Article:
Review: Sounding a subtle vibe for equality
Indie Folk: Villagers, The Olympia, Dublin
This is a momentous week for Conor O'Brien, as his Villagers collective play two sold-out shows in the Olympia on the eve of the marriage equality referendum.
This wouldn't be a particularly pertinent issue for some artists, but O'Brien directly addresses his sexuality, and homophobia, on his new album Darling Arithmetic.
O'Brien hit the streets of Dublin earlier in the day to canvass for a Yes vote alongside comedian David O'Doherty and fellow Dublin troubadour The Mighty Stef.
But O'Brien does not indulge in any grandstanding during the first of a two-night stand.
However, the conviction of 'Hot Scary Summer' and 'Little Bigot' speak volumes.
His current album is his third consecutive number one in Ireland and is a much more meditative affair than its predecessors.
O'Brien has accordingly tweaked his band, which now features harp and double bass.
The set list is weighted towards the new material and tackles the back catalogue with a mellow and minimal approach.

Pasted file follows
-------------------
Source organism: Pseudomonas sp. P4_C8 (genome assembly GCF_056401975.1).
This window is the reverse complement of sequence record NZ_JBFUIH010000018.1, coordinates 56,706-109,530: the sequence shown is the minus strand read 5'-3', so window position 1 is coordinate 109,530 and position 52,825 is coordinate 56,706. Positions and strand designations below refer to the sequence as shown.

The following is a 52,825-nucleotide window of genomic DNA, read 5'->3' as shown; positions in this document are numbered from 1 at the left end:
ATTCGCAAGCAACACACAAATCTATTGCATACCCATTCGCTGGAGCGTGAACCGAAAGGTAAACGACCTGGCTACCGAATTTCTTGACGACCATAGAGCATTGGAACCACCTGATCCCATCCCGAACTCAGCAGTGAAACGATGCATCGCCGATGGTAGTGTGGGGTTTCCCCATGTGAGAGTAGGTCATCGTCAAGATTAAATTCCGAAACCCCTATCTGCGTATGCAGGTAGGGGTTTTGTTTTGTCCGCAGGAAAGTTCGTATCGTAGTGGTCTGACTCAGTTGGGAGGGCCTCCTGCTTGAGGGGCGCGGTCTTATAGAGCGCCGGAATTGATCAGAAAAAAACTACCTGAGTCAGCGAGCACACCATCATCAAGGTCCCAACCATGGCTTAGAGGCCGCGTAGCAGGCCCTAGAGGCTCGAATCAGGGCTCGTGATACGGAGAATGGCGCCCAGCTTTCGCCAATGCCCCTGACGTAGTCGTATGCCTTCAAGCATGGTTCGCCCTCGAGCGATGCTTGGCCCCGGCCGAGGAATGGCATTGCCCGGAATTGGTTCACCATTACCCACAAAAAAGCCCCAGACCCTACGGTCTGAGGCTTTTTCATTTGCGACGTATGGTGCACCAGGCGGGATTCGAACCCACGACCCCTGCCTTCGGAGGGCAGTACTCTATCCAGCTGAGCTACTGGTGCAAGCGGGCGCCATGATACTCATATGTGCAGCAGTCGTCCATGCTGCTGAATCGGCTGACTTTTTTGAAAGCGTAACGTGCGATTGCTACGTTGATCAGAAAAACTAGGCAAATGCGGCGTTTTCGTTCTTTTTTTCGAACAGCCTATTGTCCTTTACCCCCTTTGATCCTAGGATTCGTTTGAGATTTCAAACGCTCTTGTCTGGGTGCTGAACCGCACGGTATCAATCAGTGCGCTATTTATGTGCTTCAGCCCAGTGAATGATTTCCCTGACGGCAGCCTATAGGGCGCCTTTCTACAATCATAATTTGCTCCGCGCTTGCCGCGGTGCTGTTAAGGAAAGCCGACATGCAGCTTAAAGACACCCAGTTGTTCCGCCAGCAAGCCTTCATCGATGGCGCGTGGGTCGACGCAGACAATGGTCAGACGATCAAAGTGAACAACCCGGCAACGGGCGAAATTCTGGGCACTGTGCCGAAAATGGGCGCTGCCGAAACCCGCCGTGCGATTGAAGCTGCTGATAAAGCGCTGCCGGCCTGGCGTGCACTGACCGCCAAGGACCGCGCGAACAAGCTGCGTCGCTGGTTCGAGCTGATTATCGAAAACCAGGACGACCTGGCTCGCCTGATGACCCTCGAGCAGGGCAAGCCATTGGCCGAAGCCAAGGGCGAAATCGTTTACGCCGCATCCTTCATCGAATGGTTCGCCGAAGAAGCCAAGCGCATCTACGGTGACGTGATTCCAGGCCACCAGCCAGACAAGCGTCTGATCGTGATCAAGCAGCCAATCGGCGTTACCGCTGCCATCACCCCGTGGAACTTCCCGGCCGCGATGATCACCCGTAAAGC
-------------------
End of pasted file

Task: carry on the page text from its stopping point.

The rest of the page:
Hits such as 'Nothing Arrived' benefit from this stripped back treatment. For an encore, O'Brien performs 'Becoming a Jackal' unaccompanied on his tiny acoustic, evoking pleasant memories of his appearance on Later with Jools Holland just over five years ago, when his musical adventure on the international stage began in earnest.
Conor concludes with the lead single from his current album, and a paean to resilience and inner strength, entitled 'Courage'. "It took a little time to be honest," O'Brien sings.
"It took a little time to be me."
It neatly sums up the Dún Laoghaire man's journey in becoming one of the brightest talents in modern Irish music.